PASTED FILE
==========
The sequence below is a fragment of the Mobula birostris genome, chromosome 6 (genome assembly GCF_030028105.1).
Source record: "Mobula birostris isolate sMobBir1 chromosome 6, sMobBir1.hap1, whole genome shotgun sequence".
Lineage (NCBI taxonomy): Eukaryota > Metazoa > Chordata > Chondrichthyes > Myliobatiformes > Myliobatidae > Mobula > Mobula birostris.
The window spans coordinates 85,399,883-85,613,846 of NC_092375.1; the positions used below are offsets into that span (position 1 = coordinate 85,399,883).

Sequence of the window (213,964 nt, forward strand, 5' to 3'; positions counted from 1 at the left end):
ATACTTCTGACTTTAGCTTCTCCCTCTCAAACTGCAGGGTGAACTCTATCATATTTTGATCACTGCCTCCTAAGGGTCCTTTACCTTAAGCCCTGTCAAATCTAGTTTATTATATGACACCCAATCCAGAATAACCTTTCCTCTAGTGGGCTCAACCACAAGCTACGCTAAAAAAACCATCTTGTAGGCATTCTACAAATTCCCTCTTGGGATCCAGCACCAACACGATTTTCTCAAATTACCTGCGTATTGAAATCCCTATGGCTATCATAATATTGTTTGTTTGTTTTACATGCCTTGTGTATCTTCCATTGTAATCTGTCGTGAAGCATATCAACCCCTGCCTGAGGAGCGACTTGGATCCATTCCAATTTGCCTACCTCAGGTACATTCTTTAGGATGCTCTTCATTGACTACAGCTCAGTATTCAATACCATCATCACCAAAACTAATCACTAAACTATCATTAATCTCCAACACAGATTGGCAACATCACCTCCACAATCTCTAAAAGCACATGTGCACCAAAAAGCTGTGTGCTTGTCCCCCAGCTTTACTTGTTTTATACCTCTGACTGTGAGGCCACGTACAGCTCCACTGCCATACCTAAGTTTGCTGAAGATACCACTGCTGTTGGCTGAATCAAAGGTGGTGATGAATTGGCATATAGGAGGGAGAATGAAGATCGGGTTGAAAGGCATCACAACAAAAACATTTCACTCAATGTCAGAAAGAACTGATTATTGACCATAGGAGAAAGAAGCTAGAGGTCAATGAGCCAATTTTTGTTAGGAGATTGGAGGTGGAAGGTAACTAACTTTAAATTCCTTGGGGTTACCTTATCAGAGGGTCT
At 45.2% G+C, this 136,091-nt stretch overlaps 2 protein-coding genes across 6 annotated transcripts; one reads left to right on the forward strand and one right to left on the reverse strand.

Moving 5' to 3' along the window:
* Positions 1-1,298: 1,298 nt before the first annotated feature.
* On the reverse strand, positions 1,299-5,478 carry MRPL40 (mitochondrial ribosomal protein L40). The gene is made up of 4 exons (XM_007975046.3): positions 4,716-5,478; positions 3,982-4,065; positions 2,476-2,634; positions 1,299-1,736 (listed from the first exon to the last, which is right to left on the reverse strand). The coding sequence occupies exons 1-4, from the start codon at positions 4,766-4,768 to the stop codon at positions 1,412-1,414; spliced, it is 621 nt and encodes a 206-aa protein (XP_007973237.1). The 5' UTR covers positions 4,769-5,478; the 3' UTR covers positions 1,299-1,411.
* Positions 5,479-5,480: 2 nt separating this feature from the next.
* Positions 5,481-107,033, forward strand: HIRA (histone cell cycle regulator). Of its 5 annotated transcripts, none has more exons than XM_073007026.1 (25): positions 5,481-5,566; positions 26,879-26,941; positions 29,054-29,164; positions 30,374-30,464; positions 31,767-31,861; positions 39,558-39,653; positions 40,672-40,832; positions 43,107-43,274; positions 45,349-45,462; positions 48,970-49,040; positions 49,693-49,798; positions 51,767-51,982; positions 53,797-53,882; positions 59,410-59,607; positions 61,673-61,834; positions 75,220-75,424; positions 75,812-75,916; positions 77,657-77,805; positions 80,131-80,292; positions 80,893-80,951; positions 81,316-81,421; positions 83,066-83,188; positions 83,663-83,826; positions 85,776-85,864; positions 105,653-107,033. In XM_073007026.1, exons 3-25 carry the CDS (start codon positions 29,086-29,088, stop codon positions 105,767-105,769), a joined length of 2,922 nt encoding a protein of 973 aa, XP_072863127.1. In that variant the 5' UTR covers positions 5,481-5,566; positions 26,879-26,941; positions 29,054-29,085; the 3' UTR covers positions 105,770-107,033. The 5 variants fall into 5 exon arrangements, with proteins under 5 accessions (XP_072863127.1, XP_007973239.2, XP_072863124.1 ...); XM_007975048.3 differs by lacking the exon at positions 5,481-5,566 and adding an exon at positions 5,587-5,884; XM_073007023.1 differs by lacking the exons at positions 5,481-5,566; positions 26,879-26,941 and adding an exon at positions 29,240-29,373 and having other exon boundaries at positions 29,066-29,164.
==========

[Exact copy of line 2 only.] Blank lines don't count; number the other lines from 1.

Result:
Source record: "Mobula birostris isolate sMobBir1 chromosome 6, sMobBir1.hap1, whole genome shotgun sequence".